Pakistani security forces killed seven militants in a firefight after insurgents crossed the Afghan border into Pakistan’s restive tribal region, the military said Tuesday.
Officials said the clashes erupted late Monday, October 1 when militants attacked a Pakistani border post in North Waziristan tribal district.
“During [the] exchange of fire seven terrorists [were] killed while three [were] injured,” the military said in a statement.
The militants may have been part of the group led by Hafiz Gul Bahadur that is associated with the Tehrik-i-Taliban Pakistan and aligned with the Haqqani network, Dawn reported a military source as saying.
Violence in Pakistan has declined dramatically in recent years following a series of military operations along the northwestern border with Afghanistan, but militant groups are still able to carry out deadly attacks.
In April, Afghanistan deployed troops after a cross-border gunfight with Pakistani security forces along the Durand Line left at least three people dead.
In 2014, Pakistan’s army launched Zarb-i-Azb, a massive operation to wipe out militant bases in North Waziristan and end the near decade-long insurgency that has cost thousands of lives.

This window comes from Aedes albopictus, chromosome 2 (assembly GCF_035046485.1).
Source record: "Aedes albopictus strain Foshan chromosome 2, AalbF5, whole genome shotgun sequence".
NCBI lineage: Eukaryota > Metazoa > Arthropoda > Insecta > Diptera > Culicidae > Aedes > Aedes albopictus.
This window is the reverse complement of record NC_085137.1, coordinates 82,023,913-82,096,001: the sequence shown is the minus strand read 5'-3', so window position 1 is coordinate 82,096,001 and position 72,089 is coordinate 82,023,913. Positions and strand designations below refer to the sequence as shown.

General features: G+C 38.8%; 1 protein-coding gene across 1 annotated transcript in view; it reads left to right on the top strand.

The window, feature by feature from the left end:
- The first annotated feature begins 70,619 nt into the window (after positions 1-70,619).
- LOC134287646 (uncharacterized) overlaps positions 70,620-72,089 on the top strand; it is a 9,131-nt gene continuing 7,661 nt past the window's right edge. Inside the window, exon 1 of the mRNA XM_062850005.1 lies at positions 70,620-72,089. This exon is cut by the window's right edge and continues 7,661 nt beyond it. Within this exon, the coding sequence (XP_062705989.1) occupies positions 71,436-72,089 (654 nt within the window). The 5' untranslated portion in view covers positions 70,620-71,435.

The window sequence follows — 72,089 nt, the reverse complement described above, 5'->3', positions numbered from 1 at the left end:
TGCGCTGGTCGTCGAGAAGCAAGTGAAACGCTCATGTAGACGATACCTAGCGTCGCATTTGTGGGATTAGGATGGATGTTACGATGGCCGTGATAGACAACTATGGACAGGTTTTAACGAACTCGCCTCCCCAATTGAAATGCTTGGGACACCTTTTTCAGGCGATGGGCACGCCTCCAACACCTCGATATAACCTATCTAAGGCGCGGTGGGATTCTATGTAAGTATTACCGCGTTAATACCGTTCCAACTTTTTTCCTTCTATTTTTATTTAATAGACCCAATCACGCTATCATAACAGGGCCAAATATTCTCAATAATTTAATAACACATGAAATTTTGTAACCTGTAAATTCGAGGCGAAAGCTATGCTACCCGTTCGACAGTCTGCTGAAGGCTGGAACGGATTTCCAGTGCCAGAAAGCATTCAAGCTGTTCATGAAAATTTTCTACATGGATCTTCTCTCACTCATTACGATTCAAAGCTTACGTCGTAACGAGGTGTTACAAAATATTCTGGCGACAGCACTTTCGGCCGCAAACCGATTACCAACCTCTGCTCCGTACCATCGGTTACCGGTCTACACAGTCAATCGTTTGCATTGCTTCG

The operation intensified after the Taliban massacred more than 150 people, the majority of them children, at a school in the northwestern city of Peshawar in December 2014.
In 2016, the Pakistani army claimed to have cleared the last militant stronghold in the country’s northwest after a three-month long operation.
But analysts have long warned that Pakistan is not tackling the root causes of extremism, and that militants retain the ability to carry out spectacular attacks.
A suicide blast in the southwestern province of Balochistan on July 13 killed at least 149 people during a campaign rally – one of Pakistan’s worst-ever terror attacks – underscoring continuing security challenges in the country following years of dramatic improvements.
With reporting from AFP